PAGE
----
Microsoft has officially unveiled its Fluent Design System at its 2017's Build developers conference. Previously known as Project Neon.
The software giant has been teasing changes to its Windows 10 design for months since May, and Microsoft is detailing how the design should improve experience.
Fluent is part of Windows 10 Fall Creators Update, with changes that include subtle additions. Fluent Design System is designed to be the true successor to Microsoft's Metro design.
Microsoft is also bringing its Fluent design to the web. The company rolled out a major update to its Web Framework with all the Fluent Design components. With it, designers can create websites using Fluent's 5 different principles the company called "blocks":
- Light as a basis of illumination.
- Depth to add a sense of space by adding 3D (z-axis) information to create elements like parallax.
- Motion that connects or adds a sense of motion as users navigate through an interface.
- Material to control how user interfaces "bend, stretch, bounce, shatter and glad" during interactions.
- Scale in making different UI elements reshape or adapt to different environments.
The tools also include Acrylic Material, which offers apps an opaque layered effect to add depth, Connected animation for creating transitioning scenes, Parallax to create layered effect, and Reveal that offers a lighting effect that draws attention to interactive elements of an app.
The company's official website for the Web Framework includes some demos of how the Fluent Design should look like.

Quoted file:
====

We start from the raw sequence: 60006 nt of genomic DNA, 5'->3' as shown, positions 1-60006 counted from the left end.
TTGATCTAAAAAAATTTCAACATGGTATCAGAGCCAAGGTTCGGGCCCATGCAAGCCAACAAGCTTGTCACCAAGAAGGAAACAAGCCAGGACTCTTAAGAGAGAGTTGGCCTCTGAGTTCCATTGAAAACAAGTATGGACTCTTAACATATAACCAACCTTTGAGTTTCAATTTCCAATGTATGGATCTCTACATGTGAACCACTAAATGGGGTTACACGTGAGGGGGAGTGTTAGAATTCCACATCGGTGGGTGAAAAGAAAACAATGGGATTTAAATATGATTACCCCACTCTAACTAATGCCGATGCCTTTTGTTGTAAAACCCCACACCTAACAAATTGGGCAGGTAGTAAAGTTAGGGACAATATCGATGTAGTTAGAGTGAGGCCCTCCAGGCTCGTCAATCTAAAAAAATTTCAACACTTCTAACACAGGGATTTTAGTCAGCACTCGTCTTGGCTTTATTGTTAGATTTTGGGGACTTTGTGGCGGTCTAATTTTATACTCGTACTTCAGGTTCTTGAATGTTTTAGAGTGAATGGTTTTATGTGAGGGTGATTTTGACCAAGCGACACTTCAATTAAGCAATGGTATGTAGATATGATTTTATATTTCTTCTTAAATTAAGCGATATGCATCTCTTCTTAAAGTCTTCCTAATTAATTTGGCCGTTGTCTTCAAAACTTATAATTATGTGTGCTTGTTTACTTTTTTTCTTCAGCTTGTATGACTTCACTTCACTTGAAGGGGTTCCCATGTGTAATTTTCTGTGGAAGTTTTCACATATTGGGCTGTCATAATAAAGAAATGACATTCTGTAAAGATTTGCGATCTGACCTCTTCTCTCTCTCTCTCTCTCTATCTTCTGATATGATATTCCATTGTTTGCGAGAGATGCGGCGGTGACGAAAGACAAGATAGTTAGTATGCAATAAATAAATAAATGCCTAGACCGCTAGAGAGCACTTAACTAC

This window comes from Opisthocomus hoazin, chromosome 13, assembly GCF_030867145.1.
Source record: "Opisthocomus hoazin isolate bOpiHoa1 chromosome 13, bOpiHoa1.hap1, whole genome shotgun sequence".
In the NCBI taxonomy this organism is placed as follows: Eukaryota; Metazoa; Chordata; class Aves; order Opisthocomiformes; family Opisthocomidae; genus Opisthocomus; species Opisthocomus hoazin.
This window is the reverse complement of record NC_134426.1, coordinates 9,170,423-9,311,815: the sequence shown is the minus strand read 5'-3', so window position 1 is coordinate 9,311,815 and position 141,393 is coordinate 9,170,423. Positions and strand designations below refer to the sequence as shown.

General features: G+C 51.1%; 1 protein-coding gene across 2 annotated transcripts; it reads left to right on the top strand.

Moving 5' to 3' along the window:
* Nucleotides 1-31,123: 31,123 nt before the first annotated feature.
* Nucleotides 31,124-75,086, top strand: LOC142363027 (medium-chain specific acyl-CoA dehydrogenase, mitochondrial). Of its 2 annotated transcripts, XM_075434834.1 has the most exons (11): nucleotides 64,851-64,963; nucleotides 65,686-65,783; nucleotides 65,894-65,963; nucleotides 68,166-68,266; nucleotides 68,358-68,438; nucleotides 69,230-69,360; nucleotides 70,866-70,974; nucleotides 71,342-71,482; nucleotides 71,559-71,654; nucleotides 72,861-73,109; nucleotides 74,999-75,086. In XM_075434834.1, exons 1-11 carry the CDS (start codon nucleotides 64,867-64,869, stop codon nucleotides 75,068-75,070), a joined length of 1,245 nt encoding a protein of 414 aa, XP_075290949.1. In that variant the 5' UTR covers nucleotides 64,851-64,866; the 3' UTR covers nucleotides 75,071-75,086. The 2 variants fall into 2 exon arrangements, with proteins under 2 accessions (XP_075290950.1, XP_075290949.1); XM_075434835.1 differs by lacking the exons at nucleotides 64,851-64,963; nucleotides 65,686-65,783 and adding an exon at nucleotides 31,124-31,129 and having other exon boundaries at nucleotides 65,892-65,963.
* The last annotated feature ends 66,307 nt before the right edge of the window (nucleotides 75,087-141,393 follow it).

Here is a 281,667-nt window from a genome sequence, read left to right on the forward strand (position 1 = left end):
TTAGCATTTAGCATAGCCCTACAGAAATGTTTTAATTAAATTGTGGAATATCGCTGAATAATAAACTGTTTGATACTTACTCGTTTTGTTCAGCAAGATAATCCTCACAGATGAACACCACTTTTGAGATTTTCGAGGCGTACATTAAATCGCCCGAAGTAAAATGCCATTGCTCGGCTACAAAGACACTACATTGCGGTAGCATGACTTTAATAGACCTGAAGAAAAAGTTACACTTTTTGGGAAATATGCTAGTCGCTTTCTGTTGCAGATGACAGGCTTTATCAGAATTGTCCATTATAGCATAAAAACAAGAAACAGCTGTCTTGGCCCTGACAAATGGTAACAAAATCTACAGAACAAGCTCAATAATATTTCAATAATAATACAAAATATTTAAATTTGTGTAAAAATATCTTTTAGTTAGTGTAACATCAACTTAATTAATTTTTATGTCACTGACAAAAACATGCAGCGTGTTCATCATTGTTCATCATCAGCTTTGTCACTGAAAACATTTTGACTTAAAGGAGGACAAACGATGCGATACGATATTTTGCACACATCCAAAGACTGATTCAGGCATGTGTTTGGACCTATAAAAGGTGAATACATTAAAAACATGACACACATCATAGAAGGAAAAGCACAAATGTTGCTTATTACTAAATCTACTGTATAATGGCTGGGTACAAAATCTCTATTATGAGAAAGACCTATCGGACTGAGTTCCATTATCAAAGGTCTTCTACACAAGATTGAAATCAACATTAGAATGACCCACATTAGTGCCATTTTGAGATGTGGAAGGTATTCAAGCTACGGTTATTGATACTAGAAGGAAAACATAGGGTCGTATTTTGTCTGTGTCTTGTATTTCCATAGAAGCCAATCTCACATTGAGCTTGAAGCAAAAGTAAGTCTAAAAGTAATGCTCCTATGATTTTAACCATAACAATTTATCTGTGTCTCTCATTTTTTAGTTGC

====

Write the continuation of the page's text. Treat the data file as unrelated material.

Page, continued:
Microsoft bringing the Fluent Design to the web is definitely huge.
Microsoft's Fluent Design is somehow similar to Google's Material Design which also highlights flat design with interactive interface. Google has made Material Design guiding principles that can be applied to unify the experiences users have across various Google platforms.
This unification improves the overall experience a user has with technology by making the interaction easier, simpler and more intuitive.
Microsoft's Fluent Design, like Material Design, brings physical elements to the digital plane, but allows for a variety of materials (as opposed to Google's quantum paper).
Microsoft is also focusing Fluent to go beyond common design, and into a range of screens including "mixed reality", from augmented to virtual.
So in many ways, the ideas behind Fluent Design resemble those of Google’s Material Design language.
But Google has had a head start with Material Design. Since its first introduction in 2014 alongside Android 5.0 Lollipop, Google has defined strict rules for the physics of that world and its digital material quantum paper.
Material Design also has a high level of consistency, and since its debut, millions of users have seen its elements on smartphones and the web.